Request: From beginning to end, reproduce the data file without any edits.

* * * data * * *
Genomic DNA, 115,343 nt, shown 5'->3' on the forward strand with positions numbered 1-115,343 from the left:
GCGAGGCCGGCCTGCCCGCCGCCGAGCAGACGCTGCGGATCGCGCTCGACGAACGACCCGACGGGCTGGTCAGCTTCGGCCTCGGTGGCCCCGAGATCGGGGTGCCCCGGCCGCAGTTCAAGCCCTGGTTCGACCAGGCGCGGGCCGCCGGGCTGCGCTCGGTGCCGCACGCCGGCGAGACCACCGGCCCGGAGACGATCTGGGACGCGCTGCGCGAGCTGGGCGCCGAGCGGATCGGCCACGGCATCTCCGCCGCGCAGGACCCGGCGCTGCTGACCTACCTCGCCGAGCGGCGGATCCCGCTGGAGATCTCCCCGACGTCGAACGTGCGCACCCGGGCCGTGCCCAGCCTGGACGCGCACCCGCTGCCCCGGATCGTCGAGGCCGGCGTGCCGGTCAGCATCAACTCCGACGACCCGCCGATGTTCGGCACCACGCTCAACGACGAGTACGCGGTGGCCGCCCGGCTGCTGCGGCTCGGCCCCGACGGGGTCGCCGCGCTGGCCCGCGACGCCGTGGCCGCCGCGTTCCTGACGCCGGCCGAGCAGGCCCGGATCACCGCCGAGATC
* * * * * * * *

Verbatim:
Genomic DNA, 115,343 nt, shown 5'->3' on the forward strand with positions numbered 1-115,343 from the left:
GCGAGGCCGGCCTGCCCGCCGCCGAGCAGACGCTGCGGATCGCGCTCGACGAACGACCCGACGGGCTGGTCAGCTTCGGCCTCGGTGGCCCCGAGATCGGGGTGCCCCGGCCGCAGTTCAAGCCCTGGTTCGACCAGGCGCGGGCCGCCGGGCTGCGCTCGGTGCCGCACGCCGGCGAGACCACCGGCCCGGAGACGATCTGGGACGCGCTGCGCGAGCTGGGCGCCGAGCGGATCGGCCACGGCATCTCCGCCGCGCAGGACCCGGCGCTGCTGACCTACCTCGCCGAGCGGCGGATCCCGCTGGAGATCTCCCCGACGTCGAACGTGCGCACCCGGGCCGTGCCCAGCCTGGACGCGCACCCGCTGCCCCGGATCGTCGAGGCCGGCGTGCCGGTCAGCATCAACTCCGACGACCCGCCGATGTTCGGCACCACGCTCAACGACGAGTACGCGGTGGCCGCCCGGCTGCTGCGGCTCGGCCCCGACGGGGTCGCCGCGCTGGCCCGCGACGCCGTGGCCGCCGCGTTCCTGACGCCGGCCGAGCAGGCCCGGATCACCGCCGAGATC